no copy of the Biblia Pauperum can be proved to Mr. T. Taylor, in a letter to The Times (Aug. 19) have been in existence prior to 1485; seem at first says that this is a monogram A. T., and that sight to be "pestilent heresies : ” they may posDürer, at the time these windows were designed, sibly turn out to be "startling truths”; but as wrote his name "Albrecht Thürer,” and employed they have been advanced by a gentleman who a punning allusion to the significance of the second tells us that he has made no less than five pious factor, a representation of the two leaves of a pilgrimages to Nuremberg, and devoted the leidouble door. Both this and the monogram A. T. sure of ten years to unravelling the personal hiswill be found in the cuts in the Nuremberg Chroni- tory of Albrecht Durer, they certainly deserve cle, probably the work of Dürer.
the patient examination of all who take an inWe know from other sources that Dürer was a terest in the history of art in this country; and glass-painter. Lenoir, in his celebrated work on of that question which has I believe been already glass-painting, describes a series of twenty win- touched upon once or twice in “N. & Q." — the dows of bis in the church of the Temple at Paris, literary and artistic relations which formerly exdestroyed during the Revolution. He also de- isted between England and the Continent. On scribes windows at Passy which shared the same these grounds, and others too obvious to require 'fate, and a famous series occupying the windows insisting upon, I hope some of your able correof the monastery church at Hirschan, in Upper spondents will give us the benefit of their learning Bavaria, representing the principal events in the and acquirements. lives of the Virgin and the Saviour, which must P.S. I venture to suggest the publication of a have been very much the same as the Fairford series of pbotographs of the windows, not too large, windows, but destroyed by the French in the in aid of the fund for the preservation of these inwars of the Palatinate in 1685.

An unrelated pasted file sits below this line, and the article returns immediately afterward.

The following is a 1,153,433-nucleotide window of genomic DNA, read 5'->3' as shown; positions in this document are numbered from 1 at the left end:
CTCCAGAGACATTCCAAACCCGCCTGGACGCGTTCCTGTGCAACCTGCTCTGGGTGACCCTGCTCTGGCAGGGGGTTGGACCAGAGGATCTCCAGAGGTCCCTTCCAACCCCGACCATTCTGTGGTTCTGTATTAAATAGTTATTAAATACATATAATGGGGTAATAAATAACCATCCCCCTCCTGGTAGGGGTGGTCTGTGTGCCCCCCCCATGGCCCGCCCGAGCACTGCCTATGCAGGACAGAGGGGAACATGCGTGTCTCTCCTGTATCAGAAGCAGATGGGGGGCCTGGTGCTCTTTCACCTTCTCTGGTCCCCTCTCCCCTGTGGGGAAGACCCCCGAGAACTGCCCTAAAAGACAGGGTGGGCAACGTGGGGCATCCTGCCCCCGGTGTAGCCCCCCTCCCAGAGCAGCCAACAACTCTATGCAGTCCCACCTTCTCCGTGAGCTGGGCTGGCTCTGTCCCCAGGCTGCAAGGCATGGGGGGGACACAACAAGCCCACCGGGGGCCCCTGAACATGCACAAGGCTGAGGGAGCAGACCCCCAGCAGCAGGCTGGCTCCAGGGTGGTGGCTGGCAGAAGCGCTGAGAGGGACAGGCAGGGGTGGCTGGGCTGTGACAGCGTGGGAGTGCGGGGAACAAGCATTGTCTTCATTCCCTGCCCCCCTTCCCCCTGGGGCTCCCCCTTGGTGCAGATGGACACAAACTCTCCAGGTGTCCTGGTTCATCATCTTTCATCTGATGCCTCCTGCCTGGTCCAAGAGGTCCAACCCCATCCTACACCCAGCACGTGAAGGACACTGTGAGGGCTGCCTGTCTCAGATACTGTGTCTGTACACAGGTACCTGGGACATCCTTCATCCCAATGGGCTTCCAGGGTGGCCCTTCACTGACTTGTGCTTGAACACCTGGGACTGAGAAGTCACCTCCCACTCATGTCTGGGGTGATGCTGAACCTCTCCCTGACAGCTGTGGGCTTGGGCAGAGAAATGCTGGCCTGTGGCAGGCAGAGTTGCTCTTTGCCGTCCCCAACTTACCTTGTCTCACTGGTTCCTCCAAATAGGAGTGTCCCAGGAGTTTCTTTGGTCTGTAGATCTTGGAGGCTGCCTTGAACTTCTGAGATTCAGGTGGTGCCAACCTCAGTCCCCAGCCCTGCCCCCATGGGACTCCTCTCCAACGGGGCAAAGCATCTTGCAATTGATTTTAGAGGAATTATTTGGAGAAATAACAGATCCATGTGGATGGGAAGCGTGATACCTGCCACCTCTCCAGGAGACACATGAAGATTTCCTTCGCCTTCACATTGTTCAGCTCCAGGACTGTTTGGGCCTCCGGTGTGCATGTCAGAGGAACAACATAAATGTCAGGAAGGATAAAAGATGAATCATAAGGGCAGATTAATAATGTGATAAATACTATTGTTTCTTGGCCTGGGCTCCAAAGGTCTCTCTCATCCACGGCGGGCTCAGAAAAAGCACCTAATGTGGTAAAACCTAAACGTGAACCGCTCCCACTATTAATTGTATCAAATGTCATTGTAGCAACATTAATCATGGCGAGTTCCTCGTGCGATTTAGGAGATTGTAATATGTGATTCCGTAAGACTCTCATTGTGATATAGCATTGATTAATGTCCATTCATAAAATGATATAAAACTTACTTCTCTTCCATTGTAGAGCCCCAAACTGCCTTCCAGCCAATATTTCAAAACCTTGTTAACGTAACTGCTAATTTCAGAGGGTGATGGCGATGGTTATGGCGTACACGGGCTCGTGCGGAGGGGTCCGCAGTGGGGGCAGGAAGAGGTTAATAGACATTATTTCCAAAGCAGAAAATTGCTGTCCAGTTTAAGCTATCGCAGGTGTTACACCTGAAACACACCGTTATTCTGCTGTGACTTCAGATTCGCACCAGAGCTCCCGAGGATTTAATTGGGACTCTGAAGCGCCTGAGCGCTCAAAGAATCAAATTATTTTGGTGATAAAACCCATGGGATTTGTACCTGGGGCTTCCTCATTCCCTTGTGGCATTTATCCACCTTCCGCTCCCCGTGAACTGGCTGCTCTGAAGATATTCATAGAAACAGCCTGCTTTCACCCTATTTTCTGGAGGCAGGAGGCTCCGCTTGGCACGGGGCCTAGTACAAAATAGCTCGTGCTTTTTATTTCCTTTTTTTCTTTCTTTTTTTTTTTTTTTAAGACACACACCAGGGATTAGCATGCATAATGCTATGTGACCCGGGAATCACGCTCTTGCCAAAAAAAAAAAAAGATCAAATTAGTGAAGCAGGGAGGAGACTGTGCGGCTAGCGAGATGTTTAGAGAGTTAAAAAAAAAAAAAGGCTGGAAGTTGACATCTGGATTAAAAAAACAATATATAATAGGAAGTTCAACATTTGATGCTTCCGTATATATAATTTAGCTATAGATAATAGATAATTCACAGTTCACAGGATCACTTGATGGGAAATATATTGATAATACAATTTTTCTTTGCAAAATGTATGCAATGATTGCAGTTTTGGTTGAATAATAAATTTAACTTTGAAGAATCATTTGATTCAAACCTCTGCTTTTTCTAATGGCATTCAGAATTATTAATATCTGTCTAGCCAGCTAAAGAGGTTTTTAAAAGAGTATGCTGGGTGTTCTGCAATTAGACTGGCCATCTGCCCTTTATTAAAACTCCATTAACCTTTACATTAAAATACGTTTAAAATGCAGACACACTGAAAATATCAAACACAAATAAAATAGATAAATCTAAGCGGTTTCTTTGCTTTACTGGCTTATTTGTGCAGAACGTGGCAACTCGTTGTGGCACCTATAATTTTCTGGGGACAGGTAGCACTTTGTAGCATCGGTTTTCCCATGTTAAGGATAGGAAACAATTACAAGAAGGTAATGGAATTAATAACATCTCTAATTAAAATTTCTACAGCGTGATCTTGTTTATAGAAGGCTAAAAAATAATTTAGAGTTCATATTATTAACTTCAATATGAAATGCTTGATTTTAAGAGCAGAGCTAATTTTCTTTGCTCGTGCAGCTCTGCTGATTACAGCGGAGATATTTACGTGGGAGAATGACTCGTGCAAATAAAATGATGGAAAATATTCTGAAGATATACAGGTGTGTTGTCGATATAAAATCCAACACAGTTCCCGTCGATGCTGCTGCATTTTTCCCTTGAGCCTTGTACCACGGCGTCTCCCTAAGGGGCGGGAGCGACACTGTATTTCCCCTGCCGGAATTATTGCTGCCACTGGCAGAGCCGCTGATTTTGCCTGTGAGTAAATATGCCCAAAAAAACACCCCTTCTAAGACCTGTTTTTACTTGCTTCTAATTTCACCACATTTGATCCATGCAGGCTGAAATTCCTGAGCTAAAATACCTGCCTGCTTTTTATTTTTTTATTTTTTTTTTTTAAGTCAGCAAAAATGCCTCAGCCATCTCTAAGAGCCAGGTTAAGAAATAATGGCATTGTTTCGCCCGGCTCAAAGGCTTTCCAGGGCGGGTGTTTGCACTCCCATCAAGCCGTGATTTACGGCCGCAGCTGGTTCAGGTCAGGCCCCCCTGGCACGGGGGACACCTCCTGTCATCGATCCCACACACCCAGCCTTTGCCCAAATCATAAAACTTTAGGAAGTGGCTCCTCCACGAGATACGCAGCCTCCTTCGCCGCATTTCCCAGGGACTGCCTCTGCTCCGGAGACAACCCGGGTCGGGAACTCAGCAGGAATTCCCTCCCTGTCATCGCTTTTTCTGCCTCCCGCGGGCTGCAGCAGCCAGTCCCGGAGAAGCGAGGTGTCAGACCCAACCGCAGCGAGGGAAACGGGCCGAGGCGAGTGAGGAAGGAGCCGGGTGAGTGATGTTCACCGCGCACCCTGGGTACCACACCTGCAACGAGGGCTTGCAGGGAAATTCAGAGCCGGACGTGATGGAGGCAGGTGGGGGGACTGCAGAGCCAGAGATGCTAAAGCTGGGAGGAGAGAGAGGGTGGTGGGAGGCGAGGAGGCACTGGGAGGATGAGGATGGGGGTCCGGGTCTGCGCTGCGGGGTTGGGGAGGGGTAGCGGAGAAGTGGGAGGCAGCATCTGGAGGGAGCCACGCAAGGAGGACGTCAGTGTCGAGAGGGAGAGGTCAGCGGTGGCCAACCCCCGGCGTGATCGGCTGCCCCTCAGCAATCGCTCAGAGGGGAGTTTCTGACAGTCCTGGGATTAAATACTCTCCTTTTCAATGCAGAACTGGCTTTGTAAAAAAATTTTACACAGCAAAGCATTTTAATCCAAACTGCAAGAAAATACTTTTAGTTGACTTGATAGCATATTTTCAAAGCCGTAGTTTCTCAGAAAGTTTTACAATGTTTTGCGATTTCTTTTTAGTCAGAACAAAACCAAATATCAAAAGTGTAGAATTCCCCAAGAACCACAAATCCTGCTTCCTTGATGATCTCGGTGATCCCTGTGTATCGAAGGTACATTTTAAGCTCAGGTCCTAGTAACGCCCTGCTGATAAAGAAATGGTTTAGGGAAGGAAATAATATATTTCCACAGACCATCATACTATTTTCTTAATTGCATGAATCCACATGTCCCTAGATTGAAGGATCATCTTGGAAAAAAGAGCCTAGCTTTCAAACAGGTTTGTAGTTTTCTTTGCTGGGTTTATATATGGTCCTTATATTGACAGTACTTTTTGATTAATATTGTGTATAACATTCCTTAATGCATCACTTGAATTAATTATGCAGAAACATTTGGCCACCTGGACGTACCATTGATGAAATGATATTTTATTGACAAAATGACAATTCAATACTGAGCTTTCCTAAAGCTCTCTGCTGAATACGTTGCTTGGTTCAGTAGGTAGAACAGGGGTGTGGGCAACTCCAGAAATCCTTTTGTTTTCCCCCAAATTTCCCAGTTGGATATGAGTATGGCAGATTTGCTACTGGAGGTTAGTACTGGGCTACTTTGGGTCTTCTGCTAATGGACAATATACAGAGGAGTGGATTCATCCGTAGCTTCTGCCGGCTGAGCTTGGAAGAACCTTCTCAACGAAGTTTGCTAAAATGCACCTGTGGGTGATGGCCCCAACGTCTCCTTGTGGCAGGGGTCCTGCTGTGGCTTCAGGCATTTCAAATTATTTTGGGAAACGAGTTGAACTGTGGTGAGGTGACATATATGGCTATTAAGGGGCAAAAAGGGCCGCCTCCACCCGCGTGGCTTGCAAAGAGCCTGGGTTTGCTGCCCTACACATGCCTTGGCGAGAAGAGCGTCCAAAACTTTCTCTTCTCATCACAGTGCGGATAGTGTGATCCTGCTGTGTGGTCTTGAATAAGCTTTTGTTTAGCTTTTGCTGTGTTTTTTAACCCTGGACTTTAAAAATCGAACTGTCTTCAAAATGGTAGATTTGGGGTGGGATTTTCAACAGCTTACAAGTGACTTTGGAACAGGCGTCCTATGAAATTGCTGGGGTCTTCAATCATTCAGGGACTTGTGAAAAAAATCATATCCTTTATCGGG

F. S. A. I hope one of your Gloucestershire correspondents will examine the monogram and tell us its exact nature. I confess I can see no reason for
SIR WILLIAM BLACKSTONE'S WORKS." altering the date of the Block Books, which has generally been received, but think the other evi- list
. Many of the works I have not seen, and in
The chronological is the only order used in this dence brought forward by Mr. Holt is sufficient that case I have generally put a reference to some to establish the Fairford windows as the handi
Review or Magazine. work of Albrecht Dürer. Mr. Holt denounces the date upon Lord Spen
(1.) Remarks on some paragraphs in the 4th cer's “ S. Christopher of 1423"-so implicitly be- Joseph Priestley ... (July] 1769, 850, 60, 18.